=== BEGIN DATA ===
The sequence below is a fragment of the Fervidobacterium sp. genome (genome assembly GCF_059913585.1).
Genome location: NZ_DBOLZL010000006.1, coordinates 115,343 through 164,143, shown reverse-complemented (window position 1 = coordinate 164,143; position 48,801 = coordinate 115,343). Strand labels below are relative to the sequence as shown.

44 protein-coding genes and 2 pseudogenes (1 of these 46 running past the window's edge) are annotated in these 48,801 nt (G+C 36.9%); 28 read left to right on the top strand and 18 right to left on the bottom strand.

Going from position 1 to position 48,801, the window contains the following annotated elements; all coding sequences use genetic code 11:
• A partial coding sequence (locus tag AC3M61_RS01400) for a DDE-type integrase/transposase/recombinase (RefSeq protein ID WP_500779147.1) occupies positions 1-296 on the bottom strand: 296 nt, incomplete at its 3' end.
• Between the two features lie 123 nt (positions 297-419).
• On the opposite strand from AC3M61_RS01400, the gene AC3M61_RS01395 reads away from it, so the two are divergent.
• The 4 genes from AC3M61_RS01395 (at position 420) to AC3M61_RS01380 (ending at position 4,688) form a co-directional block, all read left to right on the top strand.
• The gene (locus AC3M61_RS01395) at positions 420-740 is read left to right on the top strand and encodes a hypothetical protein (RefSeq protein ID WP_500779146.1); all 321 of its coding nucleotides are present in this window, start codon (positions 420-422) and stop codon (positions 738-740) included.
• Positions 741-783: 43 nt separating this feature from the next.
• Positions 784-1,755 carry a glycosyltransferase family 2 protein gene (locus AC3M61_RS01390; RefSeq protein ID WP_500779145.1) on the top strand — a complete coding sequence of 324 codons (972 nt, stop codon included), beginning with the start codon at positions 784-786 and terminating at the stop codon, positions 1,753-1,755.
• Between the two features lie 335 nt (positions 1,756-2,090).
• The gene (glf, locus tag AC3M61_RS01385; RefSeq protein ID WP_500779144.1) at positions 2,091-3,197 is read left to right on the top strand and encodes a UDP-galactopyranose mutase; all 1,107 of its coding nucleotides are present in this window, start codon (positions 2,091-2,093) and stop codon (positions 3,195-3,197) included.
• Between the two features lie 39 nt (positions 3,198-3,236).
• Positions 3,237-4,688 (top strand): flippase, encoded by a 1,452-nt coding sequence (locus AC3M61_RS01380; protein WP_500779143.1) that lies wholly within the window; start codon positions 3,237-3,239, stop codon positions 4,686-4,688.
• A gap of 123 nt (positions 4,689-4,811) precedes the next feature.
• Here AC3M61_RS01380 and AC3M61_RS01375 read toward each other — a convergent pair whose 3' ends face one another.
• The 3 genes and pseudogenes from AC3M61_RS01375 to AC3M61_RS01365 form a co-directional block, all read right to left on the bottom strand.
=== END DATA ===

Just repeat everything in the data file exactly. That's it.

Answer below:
The sequence below is a fragment of the Fervidobacterium sp. genome (genome assembly GCF_059913585.1).
Genome location: NZ_DBOLZL010000006.1, coordinates 115,343 through 164,143, shown reverse-complemented (window position 1 = coordinate 164,143; position 48,801 = coordinate 115,343). Strand labels below are relative to the sequence as shown.

44 protein-coding genes and 2 pseudogenes (1 of these 46 running past the window's edge) are annotated in these 48,801 nt (G+C 36.9%); 28 read left to right on the top strand and 18 right to left on the bottom strand.

Going from position 1 to position 48,801, the window contains the following annotated elements; all coding sequences use genetic code 11:
• A partial coding sequence (locus tag AC3M61_RS01400) for a DDE-type integrase/transposase/recombinase (RefSeq protein ID WP_500779147.1) occupies positions 1-296 on the bottom strand: 296 nt, incomplete at its 3' end.
• Between the two features lie 123 nt (positions 297-419).
• On the opposite strand from AC3M61_RS01400, the gene AC3M61_RS01395 reads away from it, so the two are divergent.
• The 4 genes from AC3M61_RS01395 (at position 420) to AC3M61_RS01380 (ending at position 4,688) form a co-directional block, all read left to right on the top strand.
• The gene (locus AC3M61_RS01395) at positions 420-740 is read left to right on the top strand and encodes a hypothetical protein (RefSeq protein ID WP_500779146.1); all 321 of its coding nucleotides are present in this window, start codon (positions 420-422) and stop codon (positions 738-740) included.
• Positions 741-783: 43 nt separating this feature from the next.
• Positions 784-1,755 carry a glycosyltransferase family 2 protein gene (locus AC3M61_RS01390; RefSeq protein ID WP_500779145.1) on the top strand — a complete coding sequence of 324 codons (972 nt, stop codon included), beginning with the start codon at positions 784-786 and terminating at the stop codon, positions 1,753-1,755.
• Between the two features lie 335 nt (positions 1,756-2,090).
• The gene (glf, locus tag AC3M61_RS01385; RefSeq protein ID WP_500779144.1) at positions 2,091-3,197 is read left to right on the top strand and encodes a UDP-galactopyranose mutase; all 1,107 of its coding nucleotides are present in this window, start codon (positions 2,091-2,093) and stop codon (positions 3,195-3,197) included.
• Between the two features lie 39 nt (positions 3,198-3,236).
• Positions 3,237-4,688 (top strand): flippase, encoded by a 1,452-nt coding sequence (locus AC3M61_RS01380; protein WP_500779143.1) that lies wholly within the window; start codon positions 3,237-3,239, stop codon positions 4,686-4,688.
• A gap of 123 nt (positions 4,689-4,811) precedes the next feature.
• Here AC3M61_RS01380 and AC3M61_RS01375 read toward each other — a convergent pair whose 3' ends face one another.
• The 3 genes and pseudogenes from AC3M61_RS01375 to AC3M61_RS01365 form a co-directional block, all read right to left on the bottom strand.